See also:English criminal, was
See also:born about 1682 at Wolverhampton, where his
See also:father was a
See also:wig-maker . After being apprenticed to a
See also:buckle-maker, he went to
See also:London to learn his
See also:trade, and, getting into
See also:debt, was imprisoned for several years . The acquaintance of many criminals which he made in prison he turned to account after his
See also:release by setting up as a
See also:receiver of stolen goods .
See also:Wild shrewdly realized that it was safer, and in most cases more profitable, to dispose of such
See also:property by returning it to its legitimate owners than to sell it, with the attendant risks, in the open market, and he thus built up an immense business, posing as a recoverer of stolen goods, the thieves receiving a commission on the price paid for recovery . A
See also:act of parliament was passed by which receivers of stolen property were made accessories to the
See also:theft, but Wild's professed " lost property
See also:office " had little difficulty in evading the new
See also:law, and became so prosperous that two branch offices were opened . From profiting by robberies in which he had no
See also:share, Wild naturally came to arrange robberies himself, and he devised and controlled a huge organization, which plundered London and its approaches wholesale . Such thieves as refused to
See also:work with him received
See also:short shrift . The notorious
See also:Sheppard, wearied of Wild's exactions, at last refused to
See also:deal with him, whereupon Wild secured his arrest, and himself arrested Sheppard's confederate, " Blueskin." In return for Wild's services in tracking down such thieves as he did not himself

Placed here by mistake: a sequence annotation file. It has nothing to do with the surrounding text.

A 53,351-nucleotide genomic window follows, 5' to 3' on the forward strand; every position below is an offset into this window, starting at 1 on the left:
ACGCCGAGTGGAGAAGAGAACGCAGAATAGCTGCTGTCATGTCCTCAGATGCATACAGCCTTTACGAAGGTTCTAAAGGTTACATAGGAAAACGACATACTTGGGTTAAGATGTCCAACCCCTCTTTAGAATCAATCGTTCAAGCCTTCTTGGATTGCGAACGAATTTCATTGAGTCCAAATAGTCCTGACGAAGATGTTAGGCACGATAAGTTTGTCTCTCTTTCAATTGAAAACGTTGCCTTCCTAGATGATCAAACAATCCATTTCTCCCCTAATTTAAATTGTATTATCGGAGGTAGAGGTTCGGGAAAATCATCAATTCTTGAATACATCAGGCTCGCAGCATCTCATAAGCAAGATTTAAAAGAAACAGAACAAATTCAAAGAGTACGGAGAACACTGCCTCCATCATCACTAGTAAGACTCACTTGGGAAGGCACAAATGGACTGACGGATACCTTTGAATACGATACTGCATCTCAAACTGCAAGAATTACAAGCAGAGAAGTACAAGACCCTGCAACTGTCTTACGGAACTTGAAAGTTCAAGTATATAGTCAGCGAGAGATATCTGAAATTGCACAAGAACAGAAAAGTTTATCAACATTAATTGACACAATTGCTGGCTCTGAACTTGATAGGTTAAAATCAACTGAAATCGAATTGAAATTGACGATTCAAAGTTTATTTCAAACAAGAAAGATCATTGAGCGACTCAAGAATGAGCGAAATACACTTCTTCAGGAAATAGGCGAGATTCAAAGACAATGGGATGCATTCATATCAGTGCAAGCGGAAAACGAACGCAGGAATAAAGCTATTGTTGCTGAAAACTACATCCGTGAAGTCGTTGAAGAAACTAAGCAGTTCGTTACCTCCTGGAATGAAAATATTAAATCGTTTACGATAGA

See also:control, the authorities for some
See also:time tolerated the offences of his numerous agents, each a specialist in a particular kind of robbery, and so themselves strengthened his position . If an arrest were made, Wild had a plentiful supply of false evidence at
See also:hand to establish his agents'
See also:alibi, and he did not hesitate to obtain the conviction, by similar means, of such thieves as refused to recognize his authority . Such stolen property as could not be returned to the owners with profit was taken abroad in a
See also:purchased for this work . At last either the authorities became more strict or Wild less cautious . He was arrested, tried at the Old
See also:Bailey, and after being acquitted on a
See also:charge of stealing
See also:lace, found guilty of taking a
See also:reward for restoring it to the owner without informing the
See also:police .
He was hanged at
See also:Tyburn on the 24th of May 1725 .
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